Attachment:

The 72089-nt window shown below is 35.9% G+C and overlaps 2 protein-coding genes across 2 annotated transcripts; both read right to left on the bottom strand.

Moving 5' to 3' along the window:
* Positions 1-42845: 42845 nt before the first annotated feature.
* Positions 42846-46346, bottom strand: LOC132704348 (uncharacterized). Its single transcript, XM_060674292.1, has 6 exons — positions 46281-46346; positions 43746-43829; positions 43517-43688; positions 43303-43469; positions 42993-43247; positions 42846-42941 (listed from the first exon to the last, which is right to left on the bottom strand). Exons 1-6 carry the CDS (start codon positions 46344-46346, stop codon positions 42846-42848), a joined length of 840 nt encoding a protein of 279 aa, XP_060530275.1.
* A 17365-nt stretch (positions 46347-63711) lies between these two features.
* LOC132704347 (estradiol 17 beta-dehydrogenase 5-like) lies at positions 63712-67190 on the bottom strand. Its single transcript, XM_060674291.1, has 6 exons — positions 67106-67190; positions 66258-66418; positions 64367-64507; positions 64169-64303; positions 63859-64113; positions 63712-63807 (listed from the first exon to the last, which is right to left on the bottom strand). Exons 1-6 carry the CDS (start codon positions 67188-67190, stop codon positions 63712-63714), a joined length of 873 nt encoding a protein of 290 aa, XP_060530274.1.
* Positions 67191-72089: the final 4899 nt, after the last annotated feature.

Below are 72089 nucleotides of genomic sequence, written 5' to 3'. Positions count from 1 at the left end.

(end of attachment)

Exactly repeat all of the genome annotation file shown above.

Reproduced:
The 72089-nt window shown below is 35.9% G+C and overlaps 2 protein-coding genes across 2 annotated transcripts; both read right to left on the bottom strand.

Moving 5' to 3' along the window:
* Positions 1-42845: 42845 nt before the first annotated feature.
* Positions 42846-46346, bottom strand: LOC132704348 (uncharacterized). Its single transcript, XM_060674292.1, has 6 exons — positions 46281-46346; positions 43746-43829; positions 43517-43688; positions 43303-43469; positions 42993-43247; positions 42846-42941 (listed from the first exon to the last, which is right to left on the bottom strand). Exons 1-6 carry the CDS (start codon positions 46344-46346, stop codon positions 42846-42848), a joined length of 840 nt encoding a protein of 279 aa, XP_060530275.1.
* A 17365-nt stretch (positions 46347-63711) lies between these two features.
* LOC132704347 (estradiol 17 beta-dehydrogenase 5-like) lies at positions 63712-67190 on the bottom strand. Its single transcript, XM_060674291.1, has 6 exons — positions 67106-67190; positions 66258-66418; positions 64367-64507; positions 64169-64303; positions 63859-64113; positions 63712-63807 (listed from the first exon to the last, which is right to left on the bottom strand). Exons 1-6 carry the CDS (start codon positions 67188-67190, stop codon positions 63712-63714), a joined length of 873 nt encoding a protein of 290 aa, XP_060530274.1.
* Positions 67191-72089: the final 4899 nt, after the last annotated feature.

Below are 72089 nucleotides of genomic sequence, written 5' to 3'. Positions count from 1 at the left end.